The Moral Compass

Saw this tonight on CNN.com. Apparantly an atheist has come to terms with one problem that humans cannot solve apart from a belief in God: the moral compass. Read the following Scripture and then the article excerpt below.

“When outsiders who have never heard of God’s law follow it more or less by instinct, they confirm its truth by their obedience. They show that God’s law is not something alien, imposed on us from without, but woven into the very fabric of our creation. There is something deep within them that echoes God’s yes and no, right and wrong. Their response to God’s yes and no will become public knowledge on the day God makes his final decision about every man and woman.” Romans 2:14-15 (The Message translation)

Paul makes the point that there is more than written laws, or even religious systems, that convict people of rights and wrongs. It is something inner — a moral compass — that is inherent in every human being.  We know what is right and wrong because God has given us that knowledge, the apostle writes. And one thing atheists and agnostics alike have to reconcile is the common right-wrong awareness of every human being and where it comes from. Is it inherent, forced, manipulated, or something else? For example, if every human being makes a list of things that are right and things that are wrong and compares their lists, what would emerge? Random nonsense or a pattern? If a pattern, where did it come from?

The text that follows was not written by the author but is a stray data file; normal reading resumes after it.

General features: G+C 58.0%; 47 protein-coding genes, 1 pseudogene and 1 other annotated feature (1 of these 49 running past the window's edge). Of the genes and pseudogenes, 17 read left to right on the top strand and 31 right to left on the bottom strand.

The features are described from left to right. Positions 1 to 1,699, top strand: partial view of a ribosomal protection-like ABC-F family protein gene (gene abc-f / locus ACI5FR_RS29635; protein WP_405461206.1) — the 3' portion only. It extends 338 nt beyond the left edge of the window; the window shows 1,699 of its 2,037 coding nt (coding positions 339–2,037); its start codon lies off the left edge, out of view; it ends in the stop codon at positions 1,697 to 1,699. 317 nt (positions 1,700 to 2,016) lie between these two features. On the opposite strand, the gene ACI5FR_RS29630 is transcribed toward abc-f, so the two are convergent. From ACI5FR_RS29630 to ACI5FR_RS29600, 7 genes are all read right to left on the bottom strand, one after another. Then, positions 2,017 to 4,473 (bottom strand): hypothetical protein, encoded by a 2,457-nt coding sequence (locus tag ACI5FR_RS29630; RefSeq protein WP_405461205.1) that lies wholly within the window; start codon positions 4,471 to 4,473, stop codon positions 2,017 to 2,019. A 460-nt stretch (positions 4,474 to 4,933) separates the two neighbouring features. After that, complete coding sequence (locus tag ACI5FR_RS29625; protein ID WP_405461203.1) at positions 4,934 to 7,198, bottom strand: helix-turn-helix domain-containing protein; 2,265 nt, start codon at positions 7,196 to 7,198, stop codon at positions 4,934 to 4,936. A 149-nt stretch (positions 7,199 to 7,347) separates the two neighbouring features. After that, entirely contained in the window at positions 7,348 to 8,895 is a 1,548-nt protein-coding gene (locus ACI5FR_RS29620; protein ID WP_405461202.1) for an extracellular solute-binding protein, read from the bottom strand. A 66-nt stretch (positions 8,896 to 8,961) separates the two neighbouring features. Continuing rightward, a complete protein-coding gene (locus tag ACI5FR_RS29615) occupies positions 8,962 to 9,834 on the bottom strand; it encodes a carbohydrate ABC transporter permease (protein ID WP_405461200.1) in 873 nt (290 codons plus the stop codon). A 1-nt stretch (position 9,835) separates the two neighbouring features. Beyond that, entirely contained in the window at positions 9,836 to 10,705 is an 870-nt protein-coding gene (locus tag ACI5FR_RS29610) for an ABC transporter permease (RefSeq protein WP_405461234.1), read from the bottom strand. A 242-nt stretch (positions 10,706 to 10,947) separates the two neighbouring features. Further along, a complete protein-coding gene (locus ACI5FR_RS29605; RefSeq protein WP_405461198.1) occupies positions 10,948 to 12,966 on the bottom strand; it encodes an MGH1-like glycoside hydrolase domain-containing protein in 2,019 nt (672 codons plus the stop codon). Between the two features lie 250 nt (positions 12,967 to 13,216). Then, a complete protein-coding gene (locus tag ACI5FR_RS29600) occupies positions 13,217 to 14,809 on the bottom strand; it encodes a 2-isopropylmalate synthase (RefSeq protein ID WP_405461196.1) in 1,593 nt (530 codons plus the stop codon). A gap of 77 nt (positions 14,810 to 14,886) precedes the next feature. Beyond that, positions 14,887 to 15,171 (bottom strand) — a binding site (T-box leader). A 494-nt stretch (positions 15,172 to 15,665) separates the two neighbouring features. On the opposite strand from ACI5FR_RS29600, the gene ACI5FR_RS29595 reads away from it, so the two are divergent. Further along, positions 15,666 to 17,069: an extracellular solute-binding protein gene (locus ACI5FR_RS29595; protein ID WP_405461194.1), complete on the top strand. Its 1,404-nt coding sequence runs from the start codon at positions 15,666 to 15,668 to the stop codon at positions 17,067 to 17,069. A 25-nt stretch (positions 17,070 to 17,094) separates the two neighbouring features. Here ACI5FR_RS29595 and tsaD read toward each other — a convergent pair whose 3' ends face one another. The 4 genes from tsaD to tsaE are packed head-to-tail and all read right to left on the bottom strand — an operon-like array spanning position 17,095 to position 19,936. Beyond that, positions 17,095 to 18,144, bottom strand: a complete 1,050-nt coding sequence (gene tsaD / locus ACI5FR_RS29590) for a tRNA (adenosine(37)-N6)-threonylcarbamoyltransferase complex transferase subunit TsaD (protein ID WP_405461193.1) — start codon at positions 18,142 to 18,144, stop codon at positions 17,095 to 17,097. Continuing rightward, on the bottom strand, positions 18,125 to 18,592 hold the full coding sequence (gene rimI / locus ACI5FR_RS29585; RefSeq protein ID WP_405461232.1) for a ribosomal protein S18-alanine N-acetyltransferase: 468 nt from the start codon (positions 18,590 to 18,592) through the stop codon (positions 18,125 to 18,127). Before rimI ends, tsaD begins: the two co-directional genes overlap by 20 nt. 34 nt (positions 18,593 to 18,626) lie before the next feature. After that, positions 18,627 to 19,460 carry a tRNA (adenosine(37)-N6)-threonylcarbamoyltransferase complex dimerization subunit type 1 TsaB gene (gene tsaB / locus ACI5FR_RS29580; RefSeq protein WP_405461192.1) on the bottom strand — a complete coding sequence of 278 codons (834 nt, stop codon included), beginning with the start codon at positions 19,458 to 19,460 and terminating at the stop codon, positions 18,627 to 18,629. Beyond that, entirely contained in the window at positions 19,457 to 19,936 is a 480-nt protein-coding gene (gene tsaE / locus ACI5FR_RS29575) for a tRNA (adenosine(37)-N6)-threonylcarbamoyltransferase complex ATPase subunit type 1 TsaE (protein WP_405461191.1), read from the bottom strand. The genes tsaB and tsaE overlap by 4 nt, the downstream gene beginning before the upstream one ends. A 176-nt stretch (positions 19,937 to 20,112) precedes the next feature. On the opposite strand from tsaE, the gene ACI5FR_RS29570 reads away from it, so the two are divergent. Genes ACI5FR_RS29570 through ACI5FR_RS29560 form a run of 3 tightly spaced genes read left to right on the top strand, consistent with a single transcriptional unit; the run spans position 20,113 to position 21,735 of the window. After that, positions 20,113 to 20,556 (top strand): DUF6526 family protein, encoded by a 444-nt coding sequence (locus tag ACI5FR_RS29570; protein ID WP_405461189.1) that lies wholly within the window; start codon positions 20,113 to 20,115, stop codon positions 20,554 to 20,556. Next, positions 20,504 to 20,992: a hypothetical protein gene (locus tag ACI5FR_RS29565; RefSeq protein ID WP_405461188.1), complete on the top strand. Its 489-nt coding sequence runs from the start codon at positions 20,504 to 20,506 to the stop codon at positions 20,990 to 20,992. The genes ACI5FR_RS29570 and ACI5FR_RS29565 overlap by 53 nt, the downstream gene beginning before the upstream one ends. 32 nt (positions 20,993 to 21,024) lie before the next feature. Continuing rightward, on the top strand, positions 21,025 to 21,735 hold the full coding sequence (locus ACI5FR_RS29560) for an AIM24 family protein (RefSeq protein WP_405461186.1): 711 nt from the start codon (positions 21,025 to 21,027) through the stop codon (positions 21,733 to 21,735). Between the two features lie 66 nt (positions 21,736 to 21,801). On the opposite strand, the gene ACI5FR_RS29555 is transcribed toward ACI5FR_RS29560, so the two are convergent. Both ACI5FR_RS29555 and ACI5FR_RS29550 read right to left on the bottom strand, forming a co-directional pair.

Prominent atheist blogger converts to Catholicism

By Dan Merica, CNN

Washington (CNN) – She went from atheist to Catholic in just over 1,000 words.

Leah Libresco, who’d been a prominent atheist blogger for the religion website Patheos, announced on her blog this week that after years of debating many “smart Christians,” she has decided to become one herself, and that she has begun the process of converting to Catholicism.

Libresco, who had long blogged under the banner “Unequally Yoked: A geeky atheist picks fights with her Catholic boyfriend,” said that at the heart of her decision were questions of morality and how one finds a moral compass.

“I had one thing that I was most certain of, which is that morality is something we have a duty to,” Libresco told CNN in an interview this week, a small cross dangling from her neck. “And it is external from us. And when push came to shove, that is the belief I wouldn’t let go of. And that is something I can’t prove.”

 

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